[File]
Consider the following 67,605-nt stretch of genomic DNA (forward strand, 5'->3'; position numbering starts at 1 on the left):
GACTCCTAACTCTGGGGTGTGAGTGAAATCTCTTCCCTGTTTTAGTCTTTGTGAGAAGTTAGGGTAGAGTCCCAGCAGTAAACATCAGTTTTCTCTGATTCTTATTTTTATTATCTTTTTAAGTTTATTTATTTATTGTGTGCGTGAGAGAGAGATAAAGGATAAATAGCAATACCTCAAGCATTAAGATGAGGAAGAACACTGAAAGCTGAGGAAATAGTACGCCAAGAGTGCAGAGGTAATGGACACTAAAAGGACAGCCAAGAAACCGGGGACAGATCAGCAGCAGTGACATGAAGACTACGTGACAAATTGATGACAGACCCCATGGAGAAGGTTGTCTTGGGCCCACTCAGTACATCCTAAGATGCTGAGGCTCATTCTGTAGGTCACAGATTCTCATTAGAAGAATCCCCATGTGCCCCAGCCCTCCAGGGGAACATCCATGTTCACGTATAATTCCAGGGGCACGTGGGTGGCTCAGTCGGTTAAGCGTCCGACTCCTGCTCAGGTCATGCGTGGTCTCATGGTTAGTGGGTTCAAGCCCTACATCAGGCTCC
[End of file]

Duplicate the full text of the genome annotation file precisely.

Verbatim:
Consider the following 67,605-nt stretch of genomic DNA (forward strand, 5'->3'; position numbering starts at 1 on the left):
GACTCCTAACTCTGGGGTGTGAGTGAAATCTCTTCCCTGTTTTAGTCTTTGTGAGAAGTTAGGGTAGAGTCCCAGCAGTAAACATCAGTTTTCTCTGATTCTTATTTTTATTATCTTTTTAAGTTTATTTATTTATTGTGTGCGTGAGAGAGAGATAAAGGATAAATAGCAATACCTCAAGCATTAAGATGAGGAAGAACACTGAAAGCTGAGGAAATAGTACGCCAAGAGTGCAGAGGTAATGGACACTAAAAGGACAGCCAAGAAACCGGGGACAGATCAGCAGCAGTGACATGAAGACTACGTGACAAATTGATGACAGACCCCATGGAGAAGGTTGTCTTGGGCCCACTCAGTACATCCTAAGATGCTGAGGCTCATTCTGTAGGTCACAGATTCTCATTAGAAGAATCCCCATGTGCCCCAGCCCTCCAGGGGAACATCCATGTTCACGTATAATTCCAGGGGCACGTGGGTGGCTCAGTCGGTTAAGCGTCCGACTCCTGCTCAGGTCATGCGTGGTCTCATGGTTAGTGGGTTCAAGCCCTACATCAGGCTCC